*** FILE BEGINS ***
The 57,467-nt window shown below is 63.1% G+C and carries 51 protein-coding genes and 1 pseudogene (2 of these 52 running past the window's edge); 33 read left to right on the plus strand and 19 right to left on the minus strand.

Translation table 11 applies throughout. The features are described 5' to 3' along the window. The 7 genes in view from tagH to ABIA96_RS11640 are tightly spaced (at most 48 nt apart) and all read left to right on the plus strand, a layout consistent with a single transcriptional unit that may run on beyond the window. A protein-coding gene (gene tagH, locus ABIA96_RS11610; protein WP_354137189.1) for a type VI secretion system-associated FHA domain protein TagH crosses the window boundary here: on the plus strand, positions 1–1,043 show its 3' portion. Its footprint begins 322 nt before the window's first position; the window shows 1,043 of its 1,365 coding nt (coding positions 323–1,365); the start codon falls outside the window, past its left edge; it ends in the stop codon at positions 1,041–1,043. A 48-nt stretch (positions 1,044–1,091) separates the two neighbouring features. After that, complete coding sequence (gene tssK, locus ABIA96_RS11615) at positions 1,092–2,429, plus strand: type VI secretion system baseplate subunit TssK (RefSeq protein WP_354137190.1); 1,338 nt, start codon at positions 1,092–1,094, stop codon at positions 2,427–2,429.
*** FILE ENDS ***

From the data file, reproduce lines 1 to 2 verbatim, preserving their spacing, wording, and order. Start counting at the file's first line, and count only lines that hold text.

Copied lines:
The 57,467-nt window shown below is 63.1% G+C and carries 51 protein-coding genes and 1 pseudogene (2 of these 52 running past the window's edge); 33 read left to right on the plus strand and 19 right to left on the minus strand.

Translation table 11 applies throughout. The features are described 5' to 3' along the window. The 7 genes in view from tagH to ABIA96_RS11640 are tightly spaced (at most 48 nt apart) and all read left to right on the plus strand, a layout consistent with a single transcriptional unit that may run on beyond the window. A protein-coding gene (gene tagH, locus ABIA96_RS11610; protein WP_354137189.1) for a type VI secretion system-associated FHA domain protein TagH crosses the window boundary here: on the plus strand, positions 1–1,043 show its 3' portion. Its footprint begins 322 nt before the window's first position; the window shows 1,043 of its 1,365 coding nt (coding positions 323–1,365); the start codon falls outside the window, past its left edge; it ends in the stop codon at positions 1,041–1,043. A 48-nt stretch (positions 1,044–1,091) separates the two neighbouring features. After that, complete coding sequence (gene tssK, locus ABIA96_RS11615) at positions 1,092–2,429, plus strand: type VI secretion system baseplate subunit TssK (RefSeq protein WP_354137190.1); 1,338 nt, start codon at positions 1,092–1,094, stop codon at positions 2,427–2,429.